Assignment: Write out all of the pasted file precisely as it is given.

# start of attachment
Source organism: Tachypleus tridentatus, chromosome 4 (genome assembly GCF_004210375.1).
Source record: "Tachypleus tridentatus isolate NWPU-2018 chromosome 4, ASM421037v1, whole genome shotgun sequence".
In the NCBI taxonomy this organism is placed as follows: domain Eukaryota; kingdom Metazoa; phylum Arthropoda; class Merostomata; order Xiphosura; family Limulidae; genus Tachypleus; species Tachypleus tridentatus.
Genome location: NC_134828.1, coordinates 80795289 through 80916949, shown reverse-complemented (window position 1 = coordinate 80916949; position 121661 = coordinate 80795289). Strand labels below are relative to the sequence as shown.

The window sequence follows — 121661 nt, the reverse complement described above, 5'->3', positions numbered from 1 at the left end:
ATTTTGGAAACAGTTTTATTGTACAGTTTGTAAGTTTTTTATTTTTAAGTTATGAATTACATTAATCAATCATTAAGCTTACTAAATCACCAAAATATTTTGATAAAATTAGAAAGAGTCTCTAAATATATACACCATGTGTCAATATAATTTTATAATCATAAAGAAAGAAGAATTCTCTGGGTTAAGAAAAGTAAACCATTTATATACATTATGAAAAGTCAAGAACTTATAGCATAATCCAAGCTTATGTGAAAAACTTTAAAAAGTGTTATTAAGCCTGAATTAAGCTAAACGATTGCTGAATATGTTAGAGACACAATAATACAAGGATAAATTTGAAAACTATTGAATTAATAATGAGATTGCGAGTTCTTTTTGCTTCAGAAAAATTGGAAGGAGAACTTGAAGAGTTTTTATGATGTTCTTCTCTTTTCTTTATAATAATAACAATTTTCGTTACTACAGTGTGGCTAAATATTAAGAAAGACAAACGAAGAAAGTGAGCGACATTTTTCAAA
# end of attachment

Source organism: Tachypleus tridentatus, chromosome 4 (genome assembly GCF_004210375.1).
Source record: "Tachypleus tridentatus isolate NWPU-2018 chromosome 4, ASM421037v1, whole genome shotgun sequence".
In the NCBI taxonomy this organism is placed as follows: domain Eukaryota; kingdom Metazoa; phylum Arthropoda; class Merostomata; order Xiphosura; family Limulidae; genus Tachypleus; species Tachypleus tridentatus.
Genome location: NC_134828.1, coordinates 80795289 through 80916949, shown reverse-complemented (window position 1 = coordinate 80916949; position 121661 = coordinate 80795289). Strand labels below are relative to the sequence as shown.

The window sequence follows — 121661 nt, the reverse complement described above, 5'->3', positions numbered from 1 at the left end:
ATTTTGGAAACAGTTTTATTGTACAGTTTGTAAGTTTTTTATTTTTAAGTTATGAATTACATTAATCAATCATTAAGCTTACTAAATCACCAAAATATTTTGATAAAATTAGAAAGAGTCTCTAAATATATACACCATGTGTCAATATAATTTTATAATCATAAAGAAAGAAGAATTCTCTGGGTTAAGAAAAGTAAACCATTTATATACATTATGAAAAGTCAAGAACTTATAGCATAATCCAAGCTTATGTGAAAAACTTTAAAAAGTGTTATTAAGCCTGAATTAAGCTAAACGATTGCTGAATATGTTAGAGACACAATAATACAAGGATAAATTTGAAAACTATTGAATTAATAATGAGATTGCGAGTTCTTTTTGCTTCAGAAAAATTGGAAGGAGAACTTGAAGAGTTTTTATGATGTTCTTCTCTTTTCTTTATAATAATAACAATTTTCGTTACTACAGTGTGGCTAAATATTAAGAAAGACAAACGAAGAAAGTGAGCGACATTTTTCAAA